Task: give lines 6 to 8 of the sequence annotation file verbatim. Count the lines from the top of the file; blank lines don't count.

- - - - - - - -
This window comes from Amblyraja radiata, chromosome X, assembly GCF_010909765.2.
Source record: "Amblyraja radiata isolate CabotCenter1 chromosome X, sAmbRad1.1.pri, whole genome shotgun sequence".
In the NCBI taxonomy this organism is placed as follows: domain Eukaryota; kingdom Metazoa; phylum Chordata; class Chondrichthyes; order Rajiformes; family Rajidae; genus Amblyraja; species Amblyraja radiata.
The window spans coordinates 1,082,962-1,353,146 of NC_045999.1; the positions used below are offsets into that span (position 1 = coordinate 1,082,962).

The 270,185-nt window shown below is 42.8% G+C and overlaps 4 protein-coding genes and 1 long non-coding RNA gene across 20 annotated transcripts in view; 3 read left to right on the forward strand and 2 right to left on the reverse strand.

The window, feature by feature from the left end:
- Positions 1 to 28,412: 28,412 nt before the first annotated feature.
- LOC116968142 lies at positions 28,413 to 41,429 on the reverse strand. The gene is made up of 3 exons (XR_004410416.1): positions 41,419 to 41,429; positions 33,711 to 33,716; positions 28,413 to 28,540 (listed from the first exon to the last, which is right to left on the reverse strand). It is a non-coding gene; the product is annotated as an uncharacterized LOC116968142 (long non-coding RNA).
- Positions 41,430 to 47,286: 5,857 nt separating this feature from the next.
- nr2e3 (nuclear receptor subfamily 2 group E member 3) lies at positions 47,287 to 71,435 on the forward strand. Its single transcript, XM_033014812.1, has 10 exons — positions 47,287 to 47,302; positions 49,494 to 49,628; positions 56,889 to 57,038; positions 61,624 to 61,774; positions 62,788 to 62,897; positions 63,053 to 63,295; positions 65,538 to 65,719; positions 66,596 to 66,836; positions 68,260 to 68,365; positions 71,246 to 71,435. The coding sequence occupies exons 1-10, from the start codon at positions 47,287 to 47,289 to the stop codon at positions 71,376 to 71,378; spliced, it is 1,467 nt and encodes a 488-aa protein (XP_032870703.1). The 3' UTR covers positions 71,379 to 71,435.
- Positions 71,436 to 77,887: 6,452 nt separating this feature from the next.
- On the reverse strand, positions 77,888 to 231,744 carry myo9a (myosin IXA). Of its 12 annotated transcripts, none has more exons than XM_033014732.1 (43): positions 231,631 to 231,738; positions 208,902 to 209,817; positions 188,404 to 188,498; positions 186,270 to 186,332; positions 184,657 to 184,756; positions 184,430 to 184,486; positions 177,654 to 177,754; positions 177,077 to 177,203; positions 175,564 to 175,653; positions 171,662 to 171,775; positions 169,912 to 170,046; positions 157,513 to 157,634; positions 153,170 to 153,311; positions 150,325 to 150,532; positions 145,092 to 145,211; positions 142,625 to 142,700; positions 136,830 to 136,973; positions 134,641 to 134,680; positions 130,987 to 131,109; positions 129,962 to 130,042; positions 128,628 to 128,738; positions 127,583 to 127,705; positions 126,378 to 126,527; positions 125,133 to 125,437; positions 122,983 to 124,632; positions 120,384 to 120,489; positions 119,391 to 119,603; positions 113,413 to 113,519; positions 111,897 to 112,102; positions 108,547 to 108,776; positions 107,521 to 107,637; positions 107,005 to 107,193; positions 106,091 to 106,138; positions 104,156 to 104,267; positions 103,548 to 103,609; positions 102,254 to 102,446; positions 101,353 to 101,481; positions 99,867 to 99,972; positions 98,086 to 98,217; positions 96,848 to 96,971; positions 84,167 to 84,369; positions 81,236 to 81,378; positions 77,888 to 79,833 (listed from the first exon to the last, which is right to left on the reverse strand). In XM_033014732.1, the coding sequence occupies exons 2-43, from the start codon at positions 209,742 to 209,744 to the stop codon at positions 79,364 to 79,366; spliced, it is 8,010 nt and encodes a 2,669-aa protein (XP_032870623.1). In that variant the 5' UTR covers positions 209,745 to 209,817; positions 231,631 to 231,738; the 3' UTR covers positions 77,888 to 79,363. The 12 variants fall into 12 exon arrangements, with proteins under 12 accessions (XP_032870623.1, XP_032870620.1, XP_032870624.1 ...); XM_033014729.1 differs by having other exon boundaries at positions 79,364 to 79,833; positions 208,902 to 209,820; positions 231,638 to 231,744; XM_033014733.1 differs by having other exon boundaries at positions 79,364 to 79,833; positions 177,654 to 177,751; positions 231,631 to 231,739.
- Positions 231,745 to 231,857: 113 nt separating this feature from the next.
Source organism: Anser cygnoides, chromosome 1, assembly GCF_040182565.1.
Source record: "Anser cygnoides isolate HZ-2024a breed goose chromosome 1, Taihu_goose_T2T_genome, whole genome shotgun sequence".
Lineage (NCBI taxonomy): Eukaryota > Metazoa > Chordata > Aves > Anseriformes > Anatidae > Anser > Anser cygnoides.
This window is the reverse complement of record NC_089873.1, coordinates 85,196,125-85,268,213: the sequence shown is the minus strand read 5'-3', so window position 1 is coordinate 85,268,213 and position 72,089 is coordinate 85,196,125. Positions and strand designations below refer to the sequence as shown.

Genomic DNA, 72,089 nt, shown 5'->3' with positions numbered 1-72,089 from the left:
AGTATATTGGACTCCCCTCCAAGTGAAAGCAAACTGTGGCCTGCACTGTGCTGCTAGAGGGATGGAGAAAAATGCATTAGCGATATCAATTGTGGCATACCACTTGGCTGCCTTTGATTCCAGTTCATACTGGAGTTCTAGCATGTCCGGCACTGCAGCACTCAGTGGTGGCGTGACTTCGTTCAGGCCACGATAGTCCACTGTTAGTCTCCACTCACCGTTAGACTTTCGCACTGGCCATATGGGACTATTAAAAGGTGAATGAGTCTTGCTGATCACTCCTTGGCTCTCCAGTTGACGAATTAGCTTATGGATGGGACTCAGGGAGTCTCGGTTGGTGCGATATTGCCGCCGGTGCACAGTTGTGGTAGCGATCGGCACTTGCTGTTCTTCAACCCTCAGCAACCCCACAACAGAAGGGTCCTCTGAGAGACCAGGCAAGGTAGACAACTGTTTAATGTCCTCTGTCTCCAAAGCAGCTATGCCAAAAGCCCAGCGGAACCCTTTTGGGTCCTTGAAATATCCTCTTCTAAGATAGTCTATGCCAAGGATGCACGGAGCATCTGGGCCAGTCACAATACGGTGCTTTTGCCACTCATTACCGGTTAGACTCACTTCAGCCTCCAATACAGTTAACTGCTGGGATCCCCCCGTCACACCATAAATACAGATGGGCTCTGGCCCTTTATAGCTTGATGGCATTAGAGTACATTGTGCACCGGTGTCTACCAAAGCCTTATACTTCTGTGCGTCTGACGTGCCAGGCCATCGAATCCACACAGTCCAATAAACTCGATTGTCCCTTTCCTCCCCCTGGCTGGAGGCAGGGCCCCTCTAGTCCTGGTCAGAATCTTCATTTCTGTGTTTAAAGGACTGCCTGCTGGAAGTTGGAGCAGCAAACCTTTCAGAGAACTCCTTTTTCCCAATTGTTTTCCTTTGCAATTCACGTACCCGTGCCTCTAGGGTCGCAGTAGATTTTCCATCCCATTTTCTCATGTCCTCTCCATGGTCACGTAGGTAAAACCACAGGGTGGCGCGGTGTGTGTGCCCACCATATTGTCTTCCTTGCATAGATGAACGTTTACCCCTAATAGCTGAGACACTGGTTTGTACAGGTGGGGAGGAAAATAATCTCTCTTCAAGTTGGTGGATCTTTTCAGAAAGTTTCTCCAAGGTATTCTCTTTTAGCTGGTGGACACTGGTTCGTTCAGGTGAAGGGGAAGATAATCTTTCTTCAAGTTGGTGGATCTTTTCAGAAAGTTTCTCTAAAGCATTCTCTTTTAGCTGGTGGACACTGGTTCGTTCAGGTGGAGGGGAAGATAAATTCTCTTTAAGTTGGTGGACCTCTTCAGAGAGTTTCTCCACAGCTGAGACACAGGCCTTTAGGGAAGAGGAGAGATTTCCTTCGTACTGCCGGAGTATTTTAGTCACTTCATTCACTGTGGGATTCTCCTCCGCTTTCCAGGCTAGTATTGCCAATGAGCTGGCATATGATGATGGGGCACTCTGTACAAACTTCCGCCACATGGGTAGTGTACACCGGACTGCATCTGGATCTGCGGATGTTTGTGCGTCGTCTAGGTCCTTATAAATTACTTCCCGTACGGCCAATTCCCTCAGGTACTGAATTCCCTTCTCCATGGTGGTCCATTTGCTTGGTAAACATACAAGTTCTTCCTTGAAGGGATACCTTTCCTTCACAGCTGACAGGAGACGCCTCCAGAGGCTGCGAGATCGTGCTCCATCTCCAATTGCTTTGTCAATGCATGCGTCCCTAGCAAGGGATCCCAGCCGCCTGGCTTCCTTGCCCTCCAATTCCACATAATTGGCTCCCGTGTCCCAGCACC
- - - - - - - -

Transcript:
The window, feature by feature from the left end:
- Positions 1 to 28,412: 28,412 nt before the first annotated feature.
- LOC116968142 lies at positions 28,413 to 41,429 on the reverse strand. The gene is made up of 3 exons (XR_004410416.1): positions 41,419 to 41,429; positions 33,711 to 33,716; positions 28,413 to 28,540 (listed from the first exon to the last, which is right to left on the reverse strand). It is a non-coding gene; the product is annotated as an uncharacterized LOC116968142 (long non-coding RNA).